Interestingly an example of how to cover a complex social issue fairly and clearly was John Humphrys’ excellent Unequal Opportunities also shown last night but on BBC2.
See BBC you can do it when you want.
Meantime here’s my original blogpost in all its glory.
A bizarre and highly unlikely set of circumstances means that I can bring you extracts and other snippets from tonight’s much trailed Panorama programme: Because We’re Worth It – the Taxpayers’ Rich List.
The opening scene finds Jeremy Vine looking windswept and interesting (thank you Mr Connolly) in a moody night time urban landscape. Looking into the camera he says:
Jeremy Vine: Tonight we blow the lid on Britain’s public sector fat cats. After the most extensive research ever undertaken since the last time the Daily Mail was short of copy and needed a filler about evil public servants. We can reveal who the public sector fat cats are that have grown large at your expense. We ask: Are they really worth it? … Hold on a minute …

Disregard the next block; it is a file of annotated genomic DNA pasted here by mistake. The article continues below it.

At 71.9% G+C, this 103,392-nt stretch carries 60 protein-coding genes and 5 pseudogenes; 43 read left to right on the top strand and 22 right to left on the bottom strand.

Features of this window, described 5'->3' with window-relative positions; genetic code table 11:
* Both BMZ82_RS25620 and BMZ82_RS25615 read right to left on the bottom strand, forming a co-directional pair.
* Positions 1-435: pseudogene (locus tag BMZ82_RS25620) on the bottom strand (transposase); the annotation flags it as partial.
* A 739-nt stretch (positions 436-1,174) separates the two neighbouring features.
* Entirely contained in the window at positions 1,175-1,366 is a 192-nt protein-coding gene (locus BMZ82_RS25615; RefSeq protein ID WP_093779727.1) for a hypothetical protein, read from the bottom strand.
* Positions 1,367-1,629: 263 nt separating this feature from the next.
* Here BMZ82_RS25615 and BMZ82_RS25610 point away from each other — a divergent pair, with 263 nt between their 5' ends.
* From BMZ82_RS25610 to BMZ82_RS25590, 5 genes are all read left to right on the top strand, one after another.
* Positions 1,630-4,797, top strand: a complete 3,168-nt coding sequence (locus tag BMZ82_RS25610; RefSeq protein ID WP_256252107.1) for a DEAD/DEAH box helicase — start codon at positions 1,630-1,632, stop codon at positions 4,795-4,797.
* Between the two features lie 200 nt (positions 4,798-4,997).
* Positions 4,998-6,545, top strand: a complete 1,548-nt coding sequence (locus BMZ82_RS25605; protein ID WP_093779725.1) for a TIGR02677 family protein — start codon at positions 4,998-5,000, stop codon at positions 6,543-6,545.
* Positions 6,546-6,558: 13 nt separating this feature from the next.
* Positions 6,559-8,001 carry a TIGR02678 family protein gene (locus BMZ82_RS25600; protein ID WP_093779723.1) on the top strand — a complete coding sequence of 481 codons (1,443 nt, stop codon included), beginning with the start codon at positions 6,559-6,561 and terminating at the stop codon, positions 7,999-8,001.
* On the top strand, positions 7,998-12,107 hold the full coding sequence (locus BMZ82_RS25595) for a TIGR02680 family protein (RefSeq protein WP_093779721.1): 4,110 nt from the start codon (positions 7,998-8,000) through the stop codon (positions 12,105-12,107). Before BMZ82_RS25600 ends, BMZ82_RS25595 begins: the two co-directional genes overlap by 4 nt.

Director [off-camera]: Yes Jeremy?
Jeremy Vine: Erm … this expose doesn’t feature BBC talent like me does it? I know we’re paid for by taxpayers but we’re definitely different to the sorts of swine Vivian is talking about. Those people only run big councils or hospitals or departments of state. There not not like me or Paxo. I mean we are worth it, right? [Getting agitated] It’s not easy looking this smart casual I can tell you. I deserve double for having to listen to the drivel that gets spouted by the brick-faced majors on the ‘phone in. It’s supply and demand in show biz and I’m not getting out of bed for less than a few hundred thousand.
Director: No need to fret Jeremy love. We’ve decided – for absolutely proper editorial reasons – not to include BBC top talent.
Jeremy Vine: Good. Right then. [serious voice] Here’s Vivian White’s report.
Amongst other documents that I have imagined seeing there was a note of a phone call from the BBC DG to a senior Panorama staffer: